Elections in 1876 sealed the compact between the two groups, with MacMahon becoming the new President of the Third Republic of France. The First Republic was that of the French Revolution, the Second was dissolved in 1851 by Louis Napoleon. However, this was to be a rough and rocky journey for MacMahon. He nominated conservative monarchists as Premier, all of whom where rejected by the strongly republican Deputies. The Deputies then objected to the powers that were given to MacMahon by the provisional government, including the right to dissolve the Chamber of Deputies at any time and call for new elections. They also objected to the number of monarchists and conservatives he appointed to government posts.
By 1879, the Chamber of Deputies was demanding that MacMahon replace many of his appointees. MacMahon saw the impasse become a rift which threatened to become another political chasm that could further damage the stability of France. In order to stop the fracturing of the government, with the two houses so utterly divided, he resigned the presidency. With that move, two things occurred. First, the idea of a restored monarchy was forever destroyed, MacMahon being the last hope for it. Second, the two houses of the French government never elected a president with any substantive power or strength again, thus ensuring that the position would be titular rather than functional.
Once MacMahon was gone, the Chamber of Deputies realized that they actually didn't like each other. While Patrick MacMahon was in power, they were united in their attacks upon him. Without him, the vast differences in the Chamber itself were revealed. Afterwards, the Chamber of Deputies, and the Senate, would become entangled in one squabble after another, rushing from crisis to crisis. Still, the idea of a democracy, and of a Republic, was entwined in the French psyche. MacMahon's constitution would last until the German invasion of France in 1940, and the rise of the Vichy government.
MacMahon was remembered after his death with the naming of a major Paris boulevard in his honor, the Rue de MacMahon. He died at his country home in Sully in 1893.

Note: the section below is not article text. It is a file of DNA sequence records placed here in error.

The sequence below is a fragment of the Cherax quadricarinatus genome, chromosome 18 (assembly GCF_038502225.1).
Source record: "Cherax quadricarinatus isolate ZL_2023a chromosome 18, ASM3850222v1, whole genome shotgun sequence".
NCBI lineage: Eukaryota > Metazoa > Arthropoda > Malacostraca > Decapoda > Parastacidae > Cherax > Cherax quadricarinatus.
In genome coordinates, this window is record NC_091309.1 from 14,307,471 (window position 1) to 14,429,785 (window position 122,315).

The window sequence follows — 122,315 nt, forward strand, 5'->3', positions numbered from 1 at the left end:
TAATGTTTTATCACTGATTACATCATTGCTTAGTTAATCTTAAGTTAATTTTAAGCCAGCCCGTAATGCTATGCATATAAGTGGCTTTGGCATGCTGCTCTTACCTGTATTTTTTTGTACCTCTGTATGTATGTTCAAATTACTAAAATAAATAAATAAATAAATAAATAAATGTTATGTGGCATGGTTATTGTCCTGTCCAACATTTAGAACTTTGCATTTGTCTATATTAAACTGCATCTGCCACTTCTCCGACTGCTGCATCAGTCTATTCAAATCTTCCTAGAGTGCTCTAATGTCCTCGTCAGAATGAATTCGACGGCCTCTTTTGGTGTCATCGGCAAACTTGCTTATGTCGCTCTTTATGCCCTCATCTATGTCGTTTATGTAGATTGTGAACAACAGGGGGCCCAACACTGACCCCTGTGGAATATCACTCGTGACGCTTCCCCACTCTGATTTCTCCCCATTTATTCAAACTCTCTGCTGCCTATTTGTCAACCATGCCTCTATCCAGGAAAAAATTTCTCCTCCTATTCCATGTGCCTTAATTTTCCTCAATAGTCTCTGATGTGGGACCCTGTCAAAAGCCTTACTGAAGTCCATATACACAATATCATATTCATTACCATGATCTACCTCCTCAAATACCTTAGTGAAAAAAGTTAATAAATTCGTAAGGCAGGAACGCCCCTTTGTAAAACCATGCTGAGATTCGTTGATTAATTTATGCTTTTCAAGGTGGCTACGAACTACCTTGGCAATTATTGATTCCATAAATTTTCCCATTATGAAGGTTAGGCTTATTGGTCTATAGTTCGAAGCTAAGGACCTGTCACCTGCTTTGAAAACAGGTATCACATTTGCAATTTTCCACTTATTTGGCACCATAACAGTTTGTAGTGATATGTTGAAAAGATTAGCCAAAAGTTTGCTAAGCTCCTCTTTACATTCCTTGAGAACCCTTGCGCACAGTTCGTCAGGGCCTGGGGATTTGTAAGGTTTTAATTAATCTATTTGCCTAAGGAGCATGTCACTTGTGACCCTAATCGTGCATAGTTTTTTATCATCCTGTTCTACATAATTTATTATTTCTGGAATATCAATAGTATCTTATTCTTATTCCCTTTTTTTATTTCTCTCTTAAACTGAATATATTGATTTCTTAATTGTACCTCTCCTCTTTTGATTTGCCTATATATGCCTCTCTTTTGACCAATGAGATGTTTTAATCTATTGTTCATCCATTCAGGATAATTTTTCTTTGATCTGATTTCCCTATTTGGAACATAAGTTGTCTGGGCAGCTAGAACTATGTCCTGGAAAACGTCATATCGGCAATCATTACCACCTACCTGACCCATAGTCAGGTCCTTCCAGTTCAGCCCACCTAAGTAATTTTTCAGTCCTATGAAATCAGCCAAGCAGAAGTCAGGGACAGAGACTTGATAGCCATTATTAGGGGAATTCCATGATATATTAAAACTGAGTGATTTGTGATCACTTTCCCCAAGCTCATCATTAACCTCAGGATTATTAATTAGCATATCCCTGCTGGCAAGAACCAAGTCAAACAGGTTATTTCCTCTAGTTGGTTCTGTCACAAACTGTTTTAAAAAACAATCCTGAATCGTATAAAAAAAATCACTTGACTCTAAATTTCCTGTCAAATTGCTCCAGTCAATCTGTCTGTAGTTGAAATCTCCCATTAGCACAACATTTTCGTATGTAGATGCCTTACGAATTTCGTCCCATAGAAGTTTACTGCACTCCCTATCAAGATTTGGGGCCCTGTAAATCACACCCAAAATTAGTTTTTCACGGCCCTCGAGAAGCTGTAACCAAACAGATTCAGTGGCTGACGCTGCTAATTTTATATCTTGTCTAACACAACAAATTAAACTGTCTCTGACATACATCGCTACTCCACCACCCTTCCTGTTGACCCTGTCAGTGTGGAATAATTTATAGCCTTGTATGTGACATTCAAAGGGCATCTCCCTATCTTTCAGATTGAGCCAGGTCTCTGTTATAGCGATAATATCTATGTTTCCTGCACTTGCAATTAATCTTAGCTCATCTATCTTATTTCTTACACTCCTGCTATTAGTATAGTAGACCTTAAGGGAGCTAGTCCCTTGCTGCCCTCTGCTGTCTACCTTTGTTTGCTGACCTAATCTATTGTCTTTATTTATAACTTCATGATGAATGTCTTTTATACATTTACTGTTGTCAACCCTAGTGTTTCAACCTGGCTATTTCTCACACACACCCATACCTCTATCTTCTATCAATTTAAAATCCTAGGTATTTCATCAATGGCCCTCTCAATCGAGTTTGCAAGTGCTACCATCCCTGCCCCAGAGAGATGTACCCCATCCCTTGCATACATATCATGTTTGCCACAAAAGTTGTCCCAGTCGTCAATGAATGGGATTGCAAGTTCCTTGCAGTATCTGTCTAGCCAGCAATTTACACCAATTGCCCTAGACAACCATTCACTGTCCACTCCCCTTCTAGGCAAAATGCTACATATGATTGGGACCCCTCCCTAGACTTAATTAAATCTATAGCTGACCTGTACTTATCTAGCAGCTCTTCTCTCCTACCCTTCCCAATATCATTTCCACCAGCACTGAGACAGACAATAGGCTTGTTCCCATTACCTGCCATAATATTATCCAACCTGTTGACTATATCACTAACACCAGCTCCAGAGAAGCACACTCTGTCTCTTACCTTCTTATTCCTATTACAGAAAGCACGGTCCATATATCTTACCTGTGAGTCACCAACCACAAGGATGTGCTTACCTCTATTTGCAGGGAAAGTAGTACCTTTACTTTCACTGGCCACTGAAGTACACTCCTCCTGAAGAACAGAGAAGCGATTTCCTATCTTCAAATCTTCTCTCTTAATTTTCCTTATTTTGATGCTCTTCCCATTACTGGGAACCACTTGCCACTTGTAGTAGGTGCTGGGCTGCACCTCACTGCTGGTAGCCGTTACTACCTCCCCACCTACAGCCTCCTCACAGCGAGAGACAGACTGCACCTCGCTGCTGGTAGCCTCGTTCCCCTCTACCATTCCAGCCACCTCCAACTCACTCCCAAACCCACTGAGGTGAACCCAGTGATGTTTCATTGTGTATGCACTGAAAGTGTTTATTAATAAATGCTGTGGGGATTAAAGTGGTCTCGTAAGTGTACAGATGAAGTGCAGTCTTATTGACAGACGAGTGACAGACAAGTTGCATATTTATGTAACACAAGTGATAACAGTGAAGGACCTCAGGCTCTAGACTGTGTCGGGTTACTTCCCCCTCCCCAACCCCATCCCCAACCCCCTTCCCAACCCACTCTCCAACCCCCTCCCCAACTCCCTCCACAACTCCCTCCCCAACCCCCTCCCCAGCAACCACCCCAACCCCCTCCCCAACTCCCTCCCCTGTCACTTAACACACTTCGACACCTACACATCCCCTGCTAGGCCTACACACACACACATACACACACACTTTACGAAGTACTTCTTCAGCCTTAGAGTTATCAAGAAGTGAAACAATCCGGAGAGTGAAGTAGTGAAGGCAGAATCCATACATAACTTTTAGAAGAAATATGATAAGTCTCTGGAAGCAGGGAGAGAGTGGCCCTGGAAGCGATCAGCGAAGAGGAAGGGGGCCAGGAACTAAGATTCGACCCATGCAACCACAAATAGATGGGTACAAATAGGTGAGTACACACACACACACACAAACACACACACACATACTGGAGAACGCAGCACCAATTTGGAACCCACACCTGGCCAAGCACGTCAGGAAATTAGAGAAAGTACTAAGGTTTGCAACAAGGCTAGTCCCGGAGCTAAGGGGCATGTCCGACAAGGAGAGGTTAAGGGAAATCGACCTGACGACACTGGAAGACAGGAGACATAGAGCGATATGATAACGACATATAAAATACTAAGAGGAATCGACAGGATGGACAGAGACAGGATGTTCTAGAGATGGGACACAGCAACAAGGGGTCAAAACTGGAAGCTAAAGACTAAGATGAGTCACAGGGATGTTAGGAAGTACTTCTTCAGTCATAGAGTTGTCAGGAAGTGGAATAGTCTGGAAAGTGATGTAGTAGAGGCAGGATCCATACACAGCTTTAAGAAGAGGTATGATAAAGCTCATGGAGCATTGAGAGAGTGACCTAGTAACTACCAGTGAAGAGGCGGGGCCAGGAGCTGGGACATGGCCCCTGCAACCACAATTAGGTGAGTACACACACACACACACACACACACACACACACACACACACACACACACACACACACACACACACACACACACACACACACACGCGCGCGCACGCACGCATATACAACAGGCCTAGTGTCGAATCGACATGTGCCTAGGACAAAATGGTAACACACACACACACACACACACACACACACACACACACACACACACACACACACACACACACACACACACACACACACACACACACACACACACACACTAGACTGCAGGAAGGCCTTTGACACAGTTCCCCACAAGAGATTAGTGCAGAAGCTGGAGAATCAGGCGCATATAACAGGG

Patrick MacMahon was the man on the White Horse for the French, the traditional hero who would help save the French. This son of Ireland also set into motion a government that would last for over a half century. A monarchist who would ultimately destroy any hope for a monarchy. But ultimately, a man who by his actions, would ensure the survival of democracy in France.
STATE WIDE MEETING
February 24, 2001
Jingles' - Madison
Meeting will serve to draft bylaws for unifying the chapters of the Shamrock Club of Wisconsin.
FEB.. 20 - 7:30 p.m. General Membership Meeting. Program: John and Helen Nevins telling of their experiences in Ireland this past summer
MARCH 11 - Annual St. Patrick's Day Parade in Beloit.
The mail failed us in December. I mailed our article into Emerald Reflections on Nov. 28th but it was not delivered to Williamson Press until Dec. 13th.
John and Helen Nevins studied in Ireland last summer and will tell us of some of their experiences while they were over there. John is the principal of Van Buren School here in Janesville.
Our Annual St. Patrick's Parade will be on March 11, starting at 1 p.m. in downtown Beloit. If you are not going to be in the parade, maybe you can help line up the units. If you can't help then take your lawn chair and get down there early and get a good seat along the parade route. If you can help let us know at the February meeting.
- Tom Kennedy
Milwaukee President's Message